And so the very first thing we did was actually open up an Instagram account, that was back in March or April of 2016. And we said, Avocaderia, first avocado bar in the world, coming soon to New York City. And actually at the time I was living in Seattle, so just to give you an idea. It was really like something that we just had to throw there and see what was the interest of the people and actually that proved very successful because we started re-posting people, we started reaching out to bloggers and so on, food bloggers, telling we wanted them to do this avocado bar. We wanted to have their feedback about that, and if we could use their pictures to be re-posted on our page. And everybody was super enthusiastic to give out that, they loved it and so the Instagram following started growing. I remember we started out with a few hundred, then a couple of thousands and now we’re about 50,000 which is great, and I think it will keep growing.
But yeah Instagram was a great field to test, to test the idea and to start getting some feedback and so that made us very confident about the fact that we were doing something that people wanted and finally we realized actually we were doing something that people love. So that’s exactly what we were aiming for.
NYLP: And then at what point when you were growing the Instagram account did you say, okay, we should really start this avocado bar, I need to move from Seattle and I’m coming to New York.
Francesco: I mean I think the first thing we did, when I was living back in Mexico was visiting Alessandro in Seattle and we stayed I think three, four hours try to do a slow-motion video at his place and we build up a home-made camera. It was really, really basic stuff, the day after we took the train from Seattle to Portland and we started trying to keep the account and I think you got from a couple of followers to 500 in two days and it was like, okay, this thing is going to work.
Alessandro: And then like another initiative that was fun that we did, was at the time there was not avocado emoji and so what we did do was we started a petition on change.org asking Apple, Android, Google, and Microsoft and so on to add avocado emoji and so we tried to make it go viral. It didn’t go viral, we got just a few hundred supporters but it was a fun thing to do, you know and actually when we told the story to those bloggers and partners we were trying to involve in the project, they liked that. They liked this type of creativity behind the whole concept.
And then of course in the meantime we started thinking, okay so what’s the type of food that we actually want to be doing, like we started reading a lot of recipes, reading a lot of health magazines, reading, started talking with Alberto, who is now the chef, and getting some ideas and finding, that was the moment, the ah-ha moment. Like yes, let’s do it.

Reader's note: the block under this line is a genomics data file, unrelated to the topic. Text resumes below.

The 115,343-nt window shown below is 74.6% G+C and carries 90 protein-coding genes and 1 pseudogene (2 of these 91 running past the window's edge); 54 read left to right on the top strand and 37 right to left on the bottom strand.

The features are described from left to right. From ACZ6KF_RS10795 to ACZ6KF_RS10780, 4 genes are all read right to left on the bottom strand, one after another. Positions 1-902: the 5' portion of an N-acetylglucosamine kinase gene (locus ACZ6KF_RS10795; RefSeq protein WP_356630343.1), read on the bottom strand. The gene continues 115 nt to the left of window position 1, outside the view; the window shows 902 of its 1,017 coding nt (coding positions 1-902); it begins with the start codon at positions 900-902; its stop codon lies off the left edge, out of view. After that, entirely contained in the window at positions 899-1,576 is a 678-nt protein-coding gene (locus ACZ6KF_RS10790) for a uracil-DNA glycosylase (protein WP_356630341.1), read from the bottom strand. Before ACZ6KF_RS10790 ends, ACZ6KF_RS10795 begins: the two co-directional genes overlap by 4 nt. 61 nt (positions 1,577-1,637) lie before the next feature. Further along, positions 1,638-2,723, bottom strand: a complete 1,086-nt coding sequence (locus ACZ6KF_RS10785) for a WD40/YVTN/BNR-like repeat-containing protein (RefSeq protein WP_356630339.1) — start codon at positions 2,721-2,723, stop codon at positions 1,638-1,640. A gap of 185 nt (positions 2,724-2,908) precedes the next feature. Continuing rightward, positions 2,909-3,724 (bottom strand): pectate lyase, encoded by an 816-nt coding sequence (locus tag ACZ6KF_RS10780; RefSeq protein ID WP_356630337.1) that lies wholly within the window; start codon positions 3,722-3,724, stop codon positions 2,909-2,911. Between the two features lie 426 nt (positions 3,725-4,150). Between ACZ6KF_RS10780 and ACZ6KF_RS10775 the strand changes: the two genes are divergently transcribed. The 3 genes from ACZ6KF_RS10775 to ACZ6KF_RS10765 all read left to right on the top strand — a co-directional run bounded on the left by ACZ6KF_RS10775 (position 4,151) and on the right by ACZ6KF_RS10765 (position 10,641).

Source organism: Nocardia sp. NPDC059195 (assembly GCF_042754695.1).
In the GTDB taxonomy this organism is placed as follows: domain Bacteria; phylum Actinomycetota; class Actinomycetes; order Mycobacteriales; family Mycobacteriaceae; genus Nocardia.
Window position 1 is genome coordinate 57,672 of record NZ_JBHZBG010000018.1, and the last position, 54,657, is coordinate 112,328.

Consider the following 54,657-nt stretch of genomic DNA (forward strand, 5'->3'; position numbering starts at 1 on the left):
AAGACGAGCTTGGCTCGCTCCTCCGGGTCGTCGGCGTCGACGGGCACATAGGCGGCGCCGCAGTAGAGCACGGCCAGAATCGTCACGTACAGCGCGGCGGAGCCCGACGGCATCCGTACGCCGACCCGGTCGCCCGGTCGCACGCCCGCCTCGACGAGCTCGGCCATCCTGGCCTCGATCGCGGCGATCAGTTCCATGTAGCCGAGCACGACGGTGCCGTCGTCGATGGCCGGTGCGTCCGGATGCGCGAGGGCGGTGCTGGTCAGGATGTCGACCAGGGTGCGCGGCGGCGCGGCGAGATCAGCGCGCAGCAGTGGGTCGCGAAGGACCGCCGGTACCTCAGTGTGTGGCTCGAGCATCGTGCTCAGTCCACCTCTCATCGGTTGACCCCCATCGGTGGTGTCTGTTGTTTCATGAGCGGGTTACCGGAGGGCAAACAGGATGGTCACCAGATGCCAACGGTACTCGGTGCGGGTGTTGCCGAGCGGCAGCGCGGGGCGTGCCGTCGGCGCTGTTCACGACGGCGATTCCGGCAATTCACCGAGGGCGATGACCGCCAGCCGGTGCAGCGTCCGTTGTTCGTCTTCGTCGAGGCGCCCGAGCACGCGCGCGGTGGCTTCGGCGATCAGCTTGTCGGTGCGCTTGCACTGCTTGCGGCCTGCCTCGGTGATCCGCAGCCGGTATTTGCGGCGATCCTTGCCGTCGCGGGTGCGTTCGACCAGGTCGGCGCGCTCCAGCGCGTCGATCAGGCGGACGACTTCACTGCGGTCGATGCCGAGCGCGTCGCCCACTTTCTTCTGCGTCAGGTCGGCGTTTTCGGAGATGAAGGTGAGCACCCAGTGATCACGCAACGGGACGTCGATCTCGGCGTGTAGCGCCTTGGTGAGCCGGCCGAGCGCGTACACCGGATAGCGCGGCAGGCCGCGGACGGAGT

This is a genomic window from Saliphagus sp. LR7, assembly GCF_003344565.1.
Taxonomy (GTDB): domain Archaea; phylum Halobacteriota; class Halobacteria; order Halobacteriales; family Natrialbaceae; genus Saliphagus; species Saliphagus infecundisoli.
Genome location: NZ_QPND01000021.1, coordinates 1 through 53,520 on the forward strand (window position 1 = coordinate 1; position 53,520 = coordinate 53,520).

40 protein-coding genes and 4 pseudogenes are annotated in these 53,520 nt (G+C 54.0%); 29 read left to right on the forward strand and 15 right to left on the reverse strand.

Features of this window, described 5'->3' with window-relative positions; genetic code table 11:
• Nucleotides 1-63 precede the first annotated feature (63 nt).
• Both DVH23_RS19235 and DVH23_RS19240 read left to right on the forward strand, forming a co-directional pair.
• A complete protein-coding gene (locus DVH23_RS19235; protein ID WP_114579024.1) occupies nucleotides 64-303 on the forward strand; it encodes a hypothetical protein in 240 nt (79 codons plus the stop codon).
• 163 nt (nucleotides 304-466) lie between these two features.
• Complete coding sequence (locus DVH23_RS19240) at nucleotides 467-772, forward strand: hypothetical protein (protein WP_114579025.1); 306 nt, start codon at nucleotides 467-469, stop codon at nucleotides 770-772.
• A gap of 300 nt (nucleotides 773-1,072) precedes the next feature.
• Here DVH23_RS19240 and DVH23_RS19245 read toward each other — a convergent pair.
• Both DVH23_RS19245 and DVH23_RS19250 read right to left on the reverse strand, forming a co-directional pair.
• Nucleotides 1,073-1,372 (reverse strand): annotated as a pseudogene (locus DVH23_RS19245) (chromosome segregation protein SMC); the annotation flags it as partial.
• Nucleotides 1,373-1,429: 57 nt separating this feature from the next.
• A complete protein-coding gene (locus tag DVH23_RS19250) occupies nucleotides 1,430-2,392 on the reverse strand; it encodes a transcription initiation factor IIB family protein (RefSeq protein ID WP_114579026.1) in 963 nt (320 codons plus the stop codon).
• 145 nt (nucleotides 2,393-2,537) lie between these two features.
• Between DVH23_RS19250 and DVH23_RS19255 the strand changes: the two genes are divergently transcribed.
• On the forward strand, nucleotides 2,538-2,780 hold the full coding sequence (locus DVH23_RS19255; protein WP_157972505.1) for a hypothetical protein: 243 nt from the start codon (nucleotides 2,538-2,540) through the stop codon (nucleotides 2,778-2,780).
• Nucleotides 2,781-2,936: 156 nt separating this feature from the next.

NYLP: How many avocados do you go through in a given day?
Francesco: So I would say in a typical weekday, we go through a hundred and fifty avocados and that can easily double during the weekends, when we really have heavy traffic from Manhattan, tourists, and these are quite busy.
NYLP: And how many avocados go in one dish?
Francesco: It can be minimum, half an avocado in all the dishes we serve, up to an entire avocado.
NYLP: That’s the avocado hamburger?
NYLP: Is that your favorite dish? Is that what you’re saying?
Alessandro: I mean we definitely like it, I think it’s definitely the most creative one. It’s not my favorite in terms of flavor and taste, it’s good definitely. But I’m more of a toast person, so like…
Francesco: And it’s a lot of food to eat every day.
NYLP: And what is in an avocado hamburger?
Francesco: So we start the base of the bun with half avocado, we fill the pit with Greek yogurt and herbs. Then the patty is actually the smoked salmon, we put watermelon radish and watercress on top. We close the bun and then we dress it with lime seasoning and black sesame seeds.
NYLP: Anyone who is listened to this is going straight to…right.
Francesco: I need it!
Alessandro: And we serve it on salad and chips so it’s very cool and as you eat it, you can decide because there are challenges on how you’re going to eat it. Like are you going to use your hands or are you going to cut it, and so on. So it’s funny because when you cut it becomes a sort of a big salad as well. So it’s really good.
NYLP: Where do the avocados come from?
Francesco: Mexico, Michocan. We are one hundred percent convinced that the best avocados are from Mexico and we only use Haas avocados, so that’s specific type of avocados from a specific region in Mexico and that’s personally the best that you can find in the market at the moment.
NYLP: And what are the challenges working with avocados because anyone who’s been to a grocery store in New York knows that they’re really hard when they come in and then you have to let them ripen a few days.
Francesco: Yeah, one of the biggest challenges, managing their riping cycle because you need to be very precise and to forecast how many avocados you will need in a specific date. Because if you don’t ripe enough avocado you will sell out of food, that’s what happened the first day that we opened. And the second and the third day…and the fourth.
NYLP: How many avocados did you have prepared for those day.
Francesco: I think 250 for the first day. And we thought it would be enough for a week. Lasted maybe…
Alessandro: Three hours.
Francesco: Yeah maybe even… two hours and forty-five minutes.
NYLP: And then how do you ripen the avocados.
Francesco: So we do all the ripening cycle in house. We buy green avocados, so we don’t use ripe product and we do everything in our kitchen. We have different stages and we kind of sort the avocados by day, and leave the number of avocados that we’ll need in a certain day to ripe. We keep the rest at a different temperature.